Capital in the Twenty-First Century – Book Review

There is a definite reason why this book is rated as a VIB: a Very Important Book, taking the world by storm. Written by French economist Thomas Piketty, published originally in French, the insightful writing and the way it makes the reader thing begged for its well-deserved recognition worldwide, and it got just that. “Capital in the Twenty-First Century” didn’t find difficulty in becoming the bestseller once translated; since its foundations are based on broad and energetic genres of global inequality, the many subtle intricacies of which even expert economists find hard to comprehend.

Some reckon it heralds, or may itself cause, a pronounced shift in the focus of economic policy toward distributional questions.

Capital encompasses more than a decade of research and findings by Piketty himself and a handful of other great economists featuring the detailing of the chronological changes in the concentration of wealth and income. This valuable data has allowed Piketty to portray the evolution of the principles of inequality during the industrial revolution. In those centuries, according to Piketty, western European society was practicing great depths of inequality struggling to stay afloat. The private wealth circulated and stayed in the hands of the wealthy sitting atop of a rigid class structure.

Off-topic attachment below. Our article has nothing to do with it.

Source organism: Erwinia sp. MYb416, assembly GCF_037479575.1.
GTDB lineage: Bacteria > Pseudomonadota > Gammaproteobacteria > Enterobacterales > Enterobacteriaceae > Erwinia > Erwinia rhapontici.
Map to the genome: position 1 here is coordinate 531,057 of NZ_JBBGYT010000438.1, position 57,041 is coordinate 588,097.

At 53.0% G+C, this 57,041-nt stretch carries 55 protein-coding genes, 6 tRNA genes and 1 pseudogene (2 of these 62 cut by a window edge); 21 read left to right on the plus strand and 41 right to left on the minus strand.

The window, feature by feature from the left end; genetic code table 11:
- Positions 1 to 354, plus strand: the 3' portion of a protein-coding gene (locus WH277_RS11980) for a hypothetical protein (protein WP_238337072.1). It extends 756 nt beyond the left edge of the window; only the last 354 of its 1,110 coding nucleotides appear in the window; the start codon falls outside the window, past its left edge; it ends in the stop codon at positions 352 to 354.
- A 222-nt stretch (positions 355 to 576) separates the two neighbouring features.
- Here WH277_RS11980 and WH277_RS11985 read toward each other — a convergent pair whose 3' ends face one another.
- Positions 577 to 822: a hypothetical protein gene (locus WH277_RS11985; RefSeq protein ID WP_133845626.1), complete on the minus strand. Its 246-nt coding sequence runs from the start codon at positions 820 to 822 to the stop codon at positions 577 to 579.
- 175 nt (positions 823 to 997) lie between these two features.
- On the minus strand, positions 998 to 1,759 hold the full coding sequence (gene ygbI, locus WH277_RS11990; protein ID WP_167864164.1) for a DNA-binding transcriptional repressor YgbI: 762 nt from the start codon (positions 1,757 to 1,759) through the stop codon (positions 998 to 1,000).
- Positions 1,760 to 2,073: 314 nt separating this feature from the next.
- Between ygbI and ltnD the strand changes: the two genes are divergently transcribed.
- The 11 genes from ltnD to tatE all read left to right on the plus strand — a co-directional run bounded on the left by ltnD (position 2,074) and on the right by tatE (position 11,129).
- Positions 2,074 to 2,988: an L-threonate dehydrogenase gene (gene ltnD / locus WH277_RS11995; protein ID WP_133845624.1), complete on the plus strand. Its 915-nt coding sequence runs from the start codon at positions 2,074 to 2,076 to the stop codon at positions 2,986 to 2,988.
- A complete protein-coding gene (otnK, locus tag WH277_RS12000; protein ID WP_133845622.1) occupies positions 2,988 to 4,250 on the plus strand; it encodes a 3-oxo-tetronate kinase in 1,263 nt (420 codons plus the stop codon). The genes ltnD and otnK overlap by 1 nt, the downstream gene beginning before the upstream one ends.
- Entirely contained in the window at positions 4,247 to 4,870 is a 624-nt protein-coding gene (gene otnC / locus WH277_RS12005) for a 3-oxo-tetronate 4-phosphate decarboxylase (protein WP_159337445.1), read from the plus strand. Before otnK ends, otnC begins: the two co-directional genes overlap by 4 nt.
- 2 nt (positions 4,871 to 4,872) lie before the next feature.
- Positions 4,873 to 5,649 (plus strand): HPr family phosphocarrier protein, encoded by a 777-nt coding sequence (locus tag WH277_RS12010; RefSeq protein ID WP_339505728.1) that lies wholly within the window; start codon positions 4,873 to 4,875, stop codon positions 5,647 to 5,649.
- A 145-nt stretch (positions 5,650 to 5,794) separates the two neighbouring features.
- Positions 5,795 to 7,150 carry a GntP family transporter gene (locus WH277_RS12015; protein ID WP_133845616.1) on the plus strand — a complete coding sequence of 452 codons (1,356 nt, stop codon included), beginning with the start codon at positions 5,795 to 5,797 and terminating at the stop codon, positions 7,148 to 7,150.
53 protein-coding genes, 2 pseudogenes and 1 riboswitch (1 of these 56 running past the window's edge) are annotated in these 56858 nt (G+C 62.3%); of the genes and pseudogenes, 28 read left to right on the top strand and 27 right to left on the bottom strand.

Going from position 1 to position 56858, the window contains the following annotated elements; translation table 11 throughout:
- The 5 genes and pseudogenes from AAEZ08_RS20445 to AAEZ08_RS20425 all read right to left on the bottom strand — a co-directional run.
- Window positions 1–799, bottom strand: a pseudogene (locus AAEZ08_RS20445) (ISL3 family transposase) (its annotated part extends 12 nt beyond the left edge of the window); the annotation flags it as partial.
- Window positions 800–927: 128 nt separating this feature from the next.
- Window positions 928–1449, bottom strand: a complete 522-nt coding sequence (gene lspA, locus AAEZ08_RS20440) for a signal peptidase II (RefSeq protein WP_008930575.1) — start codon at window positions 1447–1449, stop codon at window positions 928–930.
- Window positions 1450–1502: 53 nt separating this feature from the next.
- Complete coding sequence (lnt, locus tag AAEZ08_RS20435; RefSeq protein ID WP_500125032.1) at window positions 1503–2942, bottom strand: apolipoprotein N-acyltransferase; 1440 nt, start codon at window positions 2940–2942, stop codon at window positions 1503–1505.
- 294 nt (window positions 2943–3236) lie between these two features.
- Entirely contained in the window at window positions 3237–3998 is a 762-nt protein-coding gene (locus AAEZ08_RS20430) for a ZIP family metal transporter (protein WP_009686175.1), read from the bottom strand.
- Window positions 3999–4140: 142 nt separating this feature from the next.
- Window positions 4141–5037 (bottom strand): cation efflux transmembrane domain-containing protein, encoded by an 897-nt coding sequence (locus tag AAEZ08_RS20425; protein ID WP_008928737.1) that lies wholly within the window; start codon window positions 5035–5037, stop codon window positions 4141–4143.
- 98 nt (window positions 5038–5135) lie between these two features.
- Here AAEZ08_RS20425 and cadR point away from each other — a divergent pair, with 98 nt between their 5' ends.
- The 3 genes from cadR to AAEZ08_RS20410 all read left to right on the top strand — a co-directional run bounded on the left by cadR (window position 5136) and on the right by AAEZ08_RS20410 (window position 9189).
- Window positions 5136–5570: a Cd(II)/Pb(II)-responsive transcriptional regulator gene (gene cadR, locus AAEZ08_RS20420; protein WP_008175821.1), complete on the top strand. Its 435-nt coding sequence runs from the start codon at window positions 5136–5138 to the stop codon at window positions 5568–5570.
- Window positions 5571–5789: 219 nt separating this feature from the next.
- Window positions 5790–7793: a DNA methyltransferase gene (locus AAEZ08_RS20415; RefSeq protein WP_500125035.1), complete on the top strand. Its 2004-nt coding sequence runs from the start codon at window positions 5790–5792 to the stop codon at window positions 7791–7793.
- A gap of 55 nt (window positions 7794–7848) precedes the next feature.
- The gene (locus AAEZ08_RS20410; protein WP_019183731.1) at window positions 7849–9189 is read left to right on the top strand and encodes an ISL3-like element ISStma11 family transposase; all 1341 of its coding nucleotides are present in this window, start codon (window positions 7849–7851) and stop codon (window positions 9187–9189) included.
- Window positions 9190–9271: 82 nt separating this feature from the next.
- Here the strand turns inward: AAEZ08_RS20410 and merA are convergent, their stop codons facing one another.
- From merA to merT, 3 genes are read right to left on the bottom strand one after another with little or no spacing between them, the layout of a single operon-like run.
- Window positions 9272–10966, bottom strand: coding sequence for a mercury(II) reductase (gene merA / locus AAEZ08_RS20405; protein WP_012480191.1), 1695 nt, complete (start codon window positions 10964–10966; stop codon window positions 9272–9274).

Similar systems persevered even after industrialization, contributing to a rise in wages. The chain of events causing chaos that was reflected not only the World War I &II, but the Great Depression too. This history has helped Piketty derive his theories about inequality and capital. According to him, wealth grows faster than economic output (r>g). In the perfect hypothetical situation, all things being equal; economic growth must diminish the importance of wealth.

Piketty also makes some very fine recommendations suggesting that the governments must intervene by adopting global tax policies on wealth to put an end to global inequality resulting in economic instability in the future to come.

It is for the readers to decide now whether Piketty has succeeded in influencing the mindsets of our financial elites or his recommendations and theories are merely skeptical and nothing more than notional ideologies.

The book is original, rigorous and a work of exceptional ambition since it aims to reorient our comprehension of economic history making it a must read for all economic enthusiasts.

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